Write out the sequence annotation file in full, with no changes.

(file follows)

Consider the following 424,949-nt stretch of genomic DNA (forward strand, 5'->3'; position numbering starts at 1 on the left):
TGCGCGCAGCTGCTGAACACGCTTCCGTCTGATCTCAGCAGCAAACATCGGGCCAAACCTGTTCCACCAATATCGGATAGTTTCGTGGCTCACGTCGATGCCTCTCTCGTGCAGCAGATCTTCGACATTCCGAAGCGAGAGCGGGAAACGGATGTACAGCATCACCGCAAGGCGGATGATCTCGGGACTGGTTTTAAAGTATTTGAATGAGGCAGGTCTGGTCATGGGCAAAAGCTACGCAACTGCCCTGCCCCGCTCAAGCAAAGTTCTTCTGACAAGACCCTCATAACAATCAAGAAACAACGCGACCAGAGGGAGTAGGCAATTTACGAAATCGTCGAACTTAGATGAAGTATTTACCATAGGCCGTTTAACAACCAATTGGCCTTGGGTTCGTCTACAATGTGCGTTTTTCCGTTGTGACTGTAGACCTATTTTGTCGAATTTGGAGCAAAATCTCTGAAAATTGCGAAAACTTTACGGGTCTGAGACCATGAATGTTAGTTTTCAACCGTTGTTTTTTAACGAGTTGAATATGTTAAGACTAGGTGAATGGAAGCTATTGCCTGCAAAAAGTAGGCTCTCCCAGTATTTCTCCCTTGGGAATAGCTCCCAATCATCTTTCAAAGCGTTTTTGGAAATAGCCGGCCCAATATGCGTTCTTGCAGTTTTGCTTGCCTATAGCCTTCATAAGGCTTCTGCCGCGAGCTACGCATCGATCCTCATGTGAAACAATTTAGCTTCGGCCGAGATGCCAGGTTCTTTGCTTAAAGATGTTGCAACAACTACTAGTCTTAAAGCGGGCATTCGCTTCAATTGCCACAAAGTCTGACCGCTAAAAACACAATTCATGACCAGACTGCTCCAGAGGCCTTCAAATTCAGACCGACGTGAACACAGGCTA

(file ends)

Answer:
Consider the following 424,949-nt stretch of genomic DNA (forward strand, 5'->3'; position numbering starts at 1 on the left):
TGCGCGCAGCTGCTGAACACGCTTCCGTCTGATCTCAGCAGCAAACATCGGGCCAAACCTGTTCCACCAATATCGGATAGTTTCGTGGCTCACGTCGATGCCTCTCTCGTGCAGCAGATCTTCGACATTCCGAAGCGAGAGCGGGAAACGGATGTACAGCATCACCGCAAGGCGGATGATCTCGGGACTGGTTTTAAAGTATTTGAATGAGGCAGGTCTGGTCATGGGCAAAAGCTACGCAACTGCCCTGCCCCGCTCAAGCAAAGTTCTTCTGACAAGACCCTCATAACAATCAAGAAACAACGCGACCAGAGGGAGTAGGCAATTTACGAAATCGTCGAACTTAGATGAAGTATTTACCATAGGCCGTTTAACAACCAATTGGCCTTGGGTTCGTCTACAATGTGCGTTTTTCCGTTGTGACTGTAGACCTATTTTGTCGAATTTGGAGCAAAATCTCTGAAAATTGCGAAAACTTTACGGGTCTGAGACCATGAATGTTAGTTTTCAACCGTTGTTTTTTAACGAGTTGAATATGTTAAGACTAGGTGAATGGAAGCTATTGCCTGCAAAAAGTAGGCTCTCCCAGTATTTCTCCCTTGGGAATAGCTCCCAATCATCTTTCAAAGCGTTTTTGGAAATAGCCGGCCCAATATGCGTTCTTGCAGTTTTGCTTGCCTATAGCCTTCATAAGGCTTCTGCCGCGAGCTACGCATCGATCCTCATGTGAAACAATTTAGCTTCGGCCGAGATGCCAGGTTCTTTGCTTAAAGATGTTGCAACAACTACTAGTCTTAAAGCGGGCATTCGCTTCAATTGCCACAAAGTCTGACCGCTAAAAACACAATTCATGACCAGACTGCTCCAGAGGCCTTCAAATTCAGACCGACGTGAACACAGGCTA